BioE Welcomes 3 New Faculty MembersThe Fischell Department of Bioengineering is pleased to welcome its newest faculty members, Associate Professor Elias Balaras, Assistant Professor Silvia Muro, and Assistant Professor Ian White. Muro holds a joint appointment with the University of Maryland Biotechnology Institute’s (UMBI) Center for Biosystems Research.
Balaras received his Ph.D. in mechanical engineering from the Swiss Federal Institute of Technology in Lausanne, Switzerland in 1995. He came to bioengineering from the Department of Mechanical Engineering, where he had served on the faculty since 2001. He has also been an affiliate faculty member in the Graduate Program in Bioengineering since its inception. His research interests include multiscale and multiphysics modeling in physical and biological systems, applications of blood flow modeling in disease research, medical device design and surgical planning, insect flight biomechanics, and fluid–structure interactions. One of his projects, the development of a toxin sensor based on the anatomy of mayfly gills, was recently highlighted in a Clark School press release.
For Balaras, the move to bioengineering felt like a natural progression: “My research interests include a diversity of topics in scientific computing, both in algorithms and applications,” he says. “Over the past several years my main focus has been on the development of modeling strategies for an array of challenging problems in medicine and biology.”
Muro received her Ph.D. in molecular biology from the Autonomous University of Madrid, Spain, in 1999. Before joining the Fischell faculty, she had an extensive career in medical and biomolecular research, including postdoctoral appointments, academic appointments and fellowships in Canada, Denmark, Spain and the U.S., most recently at the University of Pennsylvania School of Medicine. She currently focuses on the delivery of therapeutics to disease sites to increase their effectiveness while minimizing their side effects. Her research program studies the fundamental mechanisms of endocytic vesicular transport that operate in living systems and translational parameters pertinent to the design of nano-scale therapeutics, to optimize their delivery to precise targets at the sub-cellular level and, as a result, their therapeutic potential.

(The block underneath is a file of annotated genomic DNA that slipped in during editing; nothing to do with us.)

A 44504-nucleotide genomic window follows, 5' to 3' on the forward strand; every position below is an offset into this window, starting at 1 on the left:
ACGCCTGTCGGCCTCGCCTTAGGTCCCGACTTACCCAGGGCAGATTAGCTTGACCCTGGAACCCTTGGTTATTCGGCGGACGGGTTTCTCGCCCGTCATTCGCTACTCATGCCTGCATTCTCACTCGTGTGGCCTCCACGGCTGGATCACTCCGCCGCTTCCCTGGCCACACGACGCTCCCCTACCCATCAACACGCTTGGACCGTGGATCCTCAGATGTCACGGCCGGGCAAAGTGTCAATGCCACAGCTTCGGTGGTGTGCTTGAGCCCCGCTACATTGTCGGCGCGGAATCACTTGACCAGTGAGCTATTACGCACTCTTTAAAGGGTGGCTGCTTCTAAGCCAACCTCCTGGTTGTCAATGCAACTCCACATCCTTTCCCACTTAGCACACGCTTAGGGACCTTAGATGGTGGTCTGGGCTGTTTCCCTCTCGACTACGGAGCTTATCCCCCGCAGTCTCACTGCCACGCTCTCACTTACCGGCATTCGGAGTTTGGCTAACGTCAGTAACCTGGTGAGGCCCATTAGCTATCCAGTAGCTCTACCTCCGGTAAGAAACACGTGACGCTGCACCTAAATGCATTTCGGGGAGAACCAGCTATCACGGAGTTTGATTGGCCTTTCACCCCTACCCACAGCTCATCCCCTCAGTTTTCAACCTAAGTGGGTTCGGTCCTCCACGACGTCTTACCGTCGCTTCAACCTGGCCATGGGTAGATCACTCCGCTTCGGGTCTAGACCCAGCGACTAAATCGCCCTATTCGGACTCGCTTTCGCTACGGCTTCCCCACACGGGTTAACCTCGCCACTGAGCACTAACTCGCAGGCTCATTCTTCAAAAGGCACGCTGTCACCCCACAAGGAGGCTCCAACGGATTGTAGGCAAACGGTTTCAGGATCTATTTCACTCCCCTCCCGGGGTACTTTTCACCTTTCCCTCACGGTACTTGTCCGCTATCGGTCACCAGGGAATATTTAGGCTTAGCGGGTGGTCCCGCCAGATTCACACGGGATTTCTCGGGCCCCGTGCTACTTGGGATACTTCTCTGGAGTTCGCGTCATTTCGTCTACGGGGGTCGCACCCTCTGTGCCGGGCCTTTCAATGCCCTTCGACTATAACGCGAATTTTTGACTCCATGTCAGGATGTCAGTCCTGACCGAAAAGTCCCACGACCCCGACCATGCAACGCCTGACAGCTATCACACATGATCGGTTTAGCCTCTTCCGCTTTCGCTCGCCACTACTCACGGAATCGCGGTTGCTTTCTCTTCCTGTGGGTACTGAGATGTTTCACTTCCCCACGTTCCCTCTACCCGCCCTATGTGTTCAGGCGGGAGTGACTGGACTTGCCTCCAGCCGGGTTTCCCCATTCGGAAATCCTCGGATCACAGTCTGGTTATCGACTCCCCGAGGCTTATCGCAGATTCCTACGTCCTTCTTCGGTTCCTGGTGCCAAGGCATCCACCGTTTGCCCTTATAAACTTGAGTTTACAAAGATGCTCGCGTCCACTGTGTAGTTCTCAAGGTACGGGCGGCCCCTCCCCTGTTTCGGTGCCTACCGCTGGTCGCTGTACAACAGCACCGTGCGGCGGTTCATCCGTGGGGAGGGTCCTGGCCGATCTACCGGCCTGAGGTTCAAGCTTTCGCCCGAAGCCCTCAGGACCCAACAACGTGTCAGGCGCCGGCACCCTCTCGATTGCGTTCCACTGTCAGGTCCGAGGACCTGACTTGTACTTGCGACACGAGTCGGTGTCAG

“UMBI and the Fischell Department of Bioengineering represent ideal environments for the development of my research interests,” she says, “by providing me with a unique opportunity to incorporate more biotechnological and engineering approaches to my program. I hope to be able to enhance even further the integration of these disciplines with life and medical sciences.”
White received his Ph.D. in electrical engineering from Stanford University in 2002. Before joining the faculty, he was a photonic test engineer for Onetta, Inc., a developer and manufacturer of optical modules and subsystems for optical network equipment, and a principal technical staff member focusing on optical transmission at Sprint Advanced Technology Labs. He was also appointed to a postdoctoral fellowship in the Department of Biological Engineering at the University of Missouri–Columbia, where he developed sensing platforms based on photonics and nanotechnology. Currently, he is developing biosensing tools for the study and analysis of disease at the molecular level. His goal is to integrate photonic technologies into lab-on-a-chip platforms for high-throughput, low-cost biomolecular analysis.
“I am extremely excited to join the Clark School,” he says, “because of the number of potential collaborations throughout bioengineering, mechanical engineering, and electrical engineering in areas such as biosensing, microfluidics development, and device integration.”
Published August 27, 2008